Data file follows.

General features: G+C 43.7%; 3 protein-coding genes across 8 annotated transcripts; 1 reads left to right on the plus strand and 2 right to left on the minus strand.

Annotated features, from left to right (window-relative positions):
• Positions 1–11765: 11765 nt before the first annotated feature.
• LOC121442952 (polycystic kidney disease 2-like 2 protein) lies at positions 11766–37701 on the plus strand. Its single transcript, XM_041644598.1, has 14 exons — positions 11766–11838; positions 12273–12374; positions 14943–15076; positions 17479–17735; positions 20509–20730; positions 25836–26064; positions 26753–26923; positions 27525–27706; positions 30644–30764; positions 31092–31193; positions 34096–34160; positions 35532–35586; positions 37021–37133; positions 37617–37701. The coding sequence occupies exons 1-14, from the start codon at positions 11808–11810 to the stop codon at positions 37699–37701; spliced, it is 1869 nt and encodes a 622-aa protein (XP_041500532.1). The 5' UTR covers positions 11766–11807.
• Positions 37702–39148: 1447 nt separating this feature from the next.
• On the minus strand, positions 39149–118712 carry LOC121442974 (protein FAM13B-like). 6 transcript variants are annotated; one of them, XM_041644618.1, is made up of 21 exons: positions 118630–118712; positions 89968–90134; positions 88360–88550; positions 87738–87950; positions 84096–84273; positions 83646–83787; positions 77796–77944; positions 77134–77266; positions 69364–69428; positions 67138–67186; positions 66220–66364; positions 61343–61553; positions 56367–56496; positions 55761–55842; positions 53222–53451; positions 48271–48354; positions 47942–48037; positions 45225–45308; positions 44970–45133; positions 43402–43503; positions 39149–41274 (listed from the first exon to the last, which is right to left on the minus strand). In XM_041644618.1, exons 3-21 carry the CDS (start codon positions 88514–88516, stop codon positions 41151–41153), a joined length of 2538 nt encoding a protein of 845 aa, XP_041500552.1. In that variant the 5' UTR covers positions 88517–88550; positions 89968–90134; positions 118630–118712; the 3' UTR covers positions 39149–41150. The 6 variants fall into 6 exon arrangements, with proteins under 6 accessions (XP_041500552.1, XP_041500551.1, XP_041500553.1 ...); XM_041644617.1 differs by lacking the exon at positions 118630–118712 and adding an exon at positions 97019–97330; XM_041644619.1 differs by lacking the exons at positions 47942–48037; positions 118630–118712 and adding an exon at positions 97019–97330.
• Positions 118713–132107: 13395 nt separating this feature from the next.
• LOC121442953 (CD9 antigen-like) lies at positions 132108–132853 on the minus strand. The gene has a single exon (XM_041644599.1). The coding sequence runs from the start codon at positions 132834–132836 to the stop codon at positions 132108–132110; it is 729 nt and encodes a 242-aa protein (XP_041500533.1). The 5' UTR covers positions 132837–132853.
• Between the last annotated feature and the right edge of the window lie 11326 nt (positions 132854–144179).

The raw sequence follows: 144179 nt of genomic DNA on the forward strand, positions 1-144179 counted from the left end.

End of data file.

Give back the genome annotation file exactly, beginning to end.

General features: G+C 43.7%; 3 protein-coding genes across 8 annotated transcripts; 1 reads left to right on the plus strand and 2 right to left on the minus strand.

Annotated features, from left to right (window-relative positions):
• Positions 1–11765: 11765 nt before the first annotated feature.
• LOC121442952 (polycystic kidney disease 2-like 2 protein) lies at positions 11766–37701 on the plus strand. Its single transcript, XM_041644598.1, has 14 exons — positions 11766–11838; positions 12273–12374; positions 14943–15076; positions 17479–17735; positions 20509–20730; positions 25836–26064; positions 26753–26923; positions 27525–27706; positions 30644–30764; positions 31092–31193; positions 34096–34160; positions 35532–35586; positions 37021–37133; positions 37617–37701. The coding sequence occupies exons 1-14, from the start codon at positions 11808–11810 to the stop codon at positions 37699–37701; spliced, it is 1869 nt and encodes a 622-aa protein (XP_041500532.1). The 5' UTR covers positions 11766–11807.
• Positions 37702–39148: 1447 nt separating this feature from the next.
• On the minus strand, positions 39149–118712 carry LOC121442974 (protein FAM13B-like). 6 transcript variants are annotated; one of them, XM_041644618.1, is made up of 21 exons: positions 118630–118712; positions 89968–90134; positions 88360–88550; positions 87738–87950; positions 84096–84273; positions 83646–83787; positions 77796–77944; positions 77134–77266; positions 69364–69428; positions 67138–67186; positions 66220–66364; positions 61343–61553; positions 56367–56496; positions 55761–55842; positions 53222–53451; positions 48271–48354; positions 47942–48037; positions 45225–45308; positions 44970–45133; positions 43402–43503; positions 39149–41274 (listed from the first exon to the last, which is right to left on the minus strand). In XM_041644618.1, exons 3-21 carry the CDS (start codon positions 88514–88516, stop codon positions 41151–41153), a joined length of 2538 nt encoding a protein of 845 aa, XP_041500552.1. In that variant the 5' UTR covers positions 88517–88550; positions 89968–90134; positions 118630–118712; the 3' UTR covers positions 39149–41150. The 6 variants fall into 6 exon arrangements, with proteins under 6 accessions (XP_041500552.1, XP_041500551.1, XP_041500553.1 ...); XM_041644617.1 differs by lacking the exon at positions 118630–118712 and adding an exon at positions 97019–97330; XM_041644619.1 differs by lacking the exons at positions 47942–48037; positions 118630–118712 and adding an exon at positions 97019–97330.
• Positions 118713–132107: 13395 nt separating this feature from the next.
• LOC121442953 (CD9 antigen-like) lies at positions 132108–132853 on the minus strand. The gene has a single exon (XM_041644599.1). The coding sequence runs from the start codon at positions 132834–132836 to the stop codon at positions 132108–132110; it is 729 nt and encodes a 242-aa protein (XP_041500533.1). The 5' UTR covers positions 132837–132853.
• Between the last annotated feature and the right edge of the window lie 11326 nt (positions 132854–144179).

The raw sequence follows: 144179 nt of genomic DNA on the forward strand, positions 1-144179 counted from the left end.